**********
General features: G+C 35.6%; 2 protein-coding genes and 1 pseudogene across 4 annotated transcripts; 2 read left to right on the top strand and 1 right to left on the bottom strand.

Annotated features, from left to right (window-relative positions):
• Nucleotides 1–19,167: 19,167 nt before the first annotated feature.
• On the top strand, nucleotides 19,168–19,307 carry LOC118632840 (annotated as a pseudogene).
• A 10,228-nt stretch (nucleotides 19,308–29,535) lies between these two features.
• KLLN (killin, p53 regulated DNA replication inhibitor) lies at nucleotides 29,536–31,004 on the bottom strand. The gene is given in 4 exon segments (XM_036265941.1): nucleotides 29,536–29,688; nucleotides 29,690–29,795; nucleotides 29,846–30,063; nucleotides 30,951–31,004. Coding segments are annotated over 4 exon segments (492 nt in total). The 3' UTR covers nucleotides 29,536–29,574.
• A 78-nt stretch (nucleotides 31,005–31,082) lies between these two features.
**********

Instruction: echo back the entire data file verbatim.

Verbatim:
General features: G+C 35.6%; 2 protein-coding genes and 1 pseudogene across 4 annotated transcripts; 2 read left to right on the top strand and 1 right to left on the bottom strand.

Annotated features, from left to right (window-relative positions):
• Nucleotides 1–19,167: 19,167 nt before the first annotated feature.
• On the top strand, nucleotides 19,168–19,307 carry LOC118632840 (annotated as a pseudogene).
• A 10,228-nt stretch (nucleotides 19,308–29,535) lies between these two features.
• KLLN (killin, p53 regulated DNA replication inhibitor) lies at nucleotides 29,536–31,004 on the bottom strand. The gene is given in 4 exon segments (XM_036265941.1): nucleotides 29,536–29,688; nucleotides 29,690–29,795; nucleotides 29,846–30,063; nucleotides 30,951–31,004. Coding segments are annotated over 4 exon segments (492 nt in total). The 3' UTR covers nucleotides 29,536–29,574.
• A 78-nt stretch (nucleotides 31,005–31,082) lies between these two features.